Climate progress would reduce deaths caused by air pollution

It seems to be getting tougher to breathe. Schools were shut down in Rybnik, Poland, the first week of January because the pollution posed such a risk to children. Warsaw residents inhale the equivalent of 1,000 cigarettes a year. An estimated 45,000 Poles will die prematurely this year due to air pollution, The New York Times reported.

The nation burns a lot of coal, providing 85 percent of its electricity and 43 percent of its heat. When brutal cold swept into the country in early January, home heating units went into overdrive, and many of them are hugely inefficient.

Sadly, Poland is not the only country where breathing is killing people. The World Health Organization (WHO) found that 90 percent of the people on the planet live in areas with unsafe air pollution levels. If you spend any time looking at the international pages of newspapers and magazines, you’ve probably seen people in Beijing and Delhi walking around with protective masks. The World Bank estimates that air-related deaths cost $225 billion a year. That’s serious money.

The good news is that if the United States and other nations make progress on climate change, we can count on simultaneous progress on cleaning up the air we breathe. As we burn less coal and other fossil fuels, fewer of us will die prematurely. We’ll miss less work. Fewer kids will suffer from asthma. As Dr. Phil Landrigan of Mount Sinai Medical School told Time, “You make the case on public-health grounds, you make a moral case, you make a business case.”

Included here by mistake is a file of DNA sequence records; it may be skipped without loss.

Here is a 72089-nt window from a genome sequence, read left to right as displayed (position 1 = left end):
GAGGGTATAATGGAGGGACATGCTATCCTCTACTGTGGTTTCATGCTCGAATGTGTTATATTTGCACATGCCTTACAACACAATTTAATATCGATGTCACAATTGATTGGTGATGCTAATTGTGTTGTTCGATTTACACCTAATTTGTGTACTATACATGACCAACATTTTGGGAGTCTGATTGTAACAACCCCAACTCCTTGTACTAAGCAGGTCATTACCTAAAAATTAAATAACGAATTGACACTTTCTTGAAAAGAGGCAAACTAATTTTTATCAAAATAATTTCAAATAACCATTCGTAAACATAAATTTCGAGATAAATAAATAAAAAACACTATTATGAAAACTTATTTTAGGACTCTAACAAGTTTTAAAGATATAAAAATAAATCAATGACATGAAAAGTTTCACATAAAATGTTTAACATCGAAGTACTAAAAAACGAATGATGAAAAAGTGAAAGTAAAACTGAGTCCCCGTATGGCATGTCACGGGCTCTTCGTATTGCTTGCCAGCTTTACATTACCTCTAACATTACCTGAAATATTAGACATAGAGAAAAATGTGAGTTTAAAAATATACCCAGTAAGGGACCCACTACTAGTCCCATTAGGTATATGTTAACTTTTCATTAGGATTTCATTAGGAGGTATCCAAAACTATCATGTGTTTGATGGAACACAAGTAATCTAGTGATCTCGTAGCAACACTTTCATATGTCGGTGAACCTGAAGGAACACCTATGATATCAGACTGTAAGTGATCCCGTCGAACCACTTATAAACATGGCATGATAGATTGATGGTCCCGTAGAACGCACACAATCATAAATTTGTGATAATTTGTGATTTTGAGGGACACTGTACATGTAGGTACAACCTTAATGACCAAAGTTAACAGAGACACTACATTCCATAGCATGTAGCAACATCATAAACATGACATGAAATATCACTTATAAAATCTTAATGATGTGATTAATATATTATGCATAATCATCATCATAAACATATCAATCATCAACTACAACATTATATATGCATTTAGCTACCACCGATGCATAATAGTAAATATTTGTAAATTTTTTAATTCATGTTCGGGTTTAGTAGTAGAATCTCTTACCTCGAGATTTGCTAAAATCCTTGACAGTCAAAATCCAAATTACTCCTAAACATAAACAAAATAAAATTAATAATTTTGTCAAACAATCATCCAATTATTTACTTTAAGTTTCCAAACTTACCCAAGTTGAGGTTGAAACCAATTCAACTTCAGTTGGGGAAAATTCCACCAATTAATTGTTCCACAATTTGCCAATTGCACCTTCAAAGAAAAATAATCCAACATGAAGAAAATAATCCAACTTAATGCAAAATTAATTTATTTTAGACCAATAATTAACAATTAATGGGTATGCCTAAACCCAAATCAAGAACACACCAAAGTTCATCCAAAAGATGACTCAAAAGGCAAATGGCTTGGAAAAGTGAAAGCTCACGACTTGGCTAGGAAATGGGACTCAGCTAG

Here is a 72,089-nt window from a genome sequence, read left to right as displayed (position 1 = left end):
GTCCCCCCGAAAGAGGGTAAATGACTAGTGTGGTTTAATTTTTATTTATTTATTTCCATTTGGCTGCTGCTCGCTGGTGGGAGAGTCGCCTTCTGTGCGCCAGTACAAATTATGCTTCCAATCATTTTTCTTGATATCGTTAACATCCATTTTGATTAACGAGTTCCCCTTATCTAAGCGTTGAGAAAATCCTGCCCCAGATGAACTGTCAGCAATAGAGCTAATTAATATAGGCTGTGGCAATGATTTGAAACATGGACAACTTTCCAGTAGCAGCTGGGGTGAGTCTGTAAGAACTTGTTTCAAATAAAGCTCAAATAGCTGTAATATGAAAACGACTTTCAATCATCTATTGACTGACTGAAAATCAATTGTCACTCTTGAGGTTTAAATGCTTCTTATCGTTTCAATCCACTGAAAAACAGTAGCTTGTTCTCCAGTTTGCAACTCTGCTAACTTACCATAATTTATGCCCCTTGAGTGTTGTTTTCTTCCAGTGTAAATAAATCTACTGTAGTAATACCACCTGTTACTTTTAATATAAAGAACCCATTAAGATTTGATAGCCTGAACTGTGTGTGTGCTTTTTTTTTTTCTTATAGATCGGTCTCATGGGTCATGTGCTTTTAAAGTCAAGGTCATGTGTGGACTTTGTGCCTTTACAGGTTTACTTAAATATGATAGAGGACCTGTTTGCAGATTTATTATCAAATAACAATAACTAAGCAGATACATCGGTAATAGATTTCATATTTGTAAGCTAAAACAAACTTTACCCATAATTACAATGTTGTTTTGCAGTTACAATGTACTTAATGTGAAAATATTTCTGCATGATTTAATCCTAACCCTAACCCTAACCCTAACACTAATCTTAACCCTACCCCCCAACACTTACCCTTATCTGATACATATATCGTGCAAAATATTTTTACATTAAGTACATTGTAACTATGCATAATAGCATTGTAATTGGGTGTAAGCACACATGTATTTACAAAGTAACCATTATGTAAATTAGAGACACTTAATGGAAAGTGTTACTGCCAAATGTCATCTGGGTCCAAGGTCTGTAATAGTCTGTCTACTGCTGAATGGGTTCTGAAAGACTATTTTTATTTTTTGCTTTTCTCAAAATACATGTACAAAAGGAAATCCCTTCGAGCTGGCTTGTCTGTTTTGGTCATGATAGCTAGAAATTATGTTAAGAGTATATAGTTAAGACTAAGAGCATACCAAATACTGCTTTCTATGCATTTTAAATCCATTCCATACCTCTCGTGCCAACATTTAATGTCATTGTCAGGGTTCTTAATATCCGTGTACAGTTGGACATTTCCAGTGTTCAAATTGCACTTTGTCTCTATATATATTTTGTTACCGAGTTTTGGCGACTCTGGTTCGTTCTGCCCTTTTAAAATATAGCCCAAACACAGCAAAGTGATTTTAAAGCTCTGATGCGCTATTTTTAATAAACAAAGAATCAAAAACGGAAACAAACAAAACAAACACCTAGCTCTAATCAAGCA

China, the largest emitter of greenhouse gases, has heard the message. The government recently announced that it will invest $360 billion over the next four years to develop clean energy sources. Every hour another wind turbine goes into motion.

That $360 billion should create 13 million jobs. Shouldn’t our country be doing the same thing? Are we really going to try to reopen closed coal mines?

One way or another, the United States needs to speed up the inevitable transition from dirty to clean energy. We should be moving at the speed of a baseball, not a softball.

The smartest way to pick up the pace is to put a price on carbon, and economists say, by a lopsided margin, that a carbon fee or tax is the quickest, simplest, most efficient vehicle. If Congress adopts a fee, then all of us will have a greater incentive to burn up less carbon. That’s the beauty of our free market system.

No, Congress doesn’t like fees or taxes. But how is Congress going to cover the costs of an enormous infrastructure program and tax cuts? Sure, we could raise the debt ceiling. But most Americans believe that the national debt is high enough--too high, in fact. On January 24 the Congressional Budget Office estimated that the national debt will climb by another $8.6 trillion over the next 10 years.

Assume a carbon fee of $35 per metric ton, increasing at four percent (plus inflation) a year. After ten years we’d have about $2 trillion to help pay for the things Congress and the new president want to do. Some of that $2 trillion should go back to those with modest incomes to compensate them for slightly higher energy costs.

History tells us that a president’s first year is the best time to take bold action. All of us, particularly our business leaders, need to tell Congress that a carbon fee is the common-sense solution to polluted air and all the problems caused by climate change.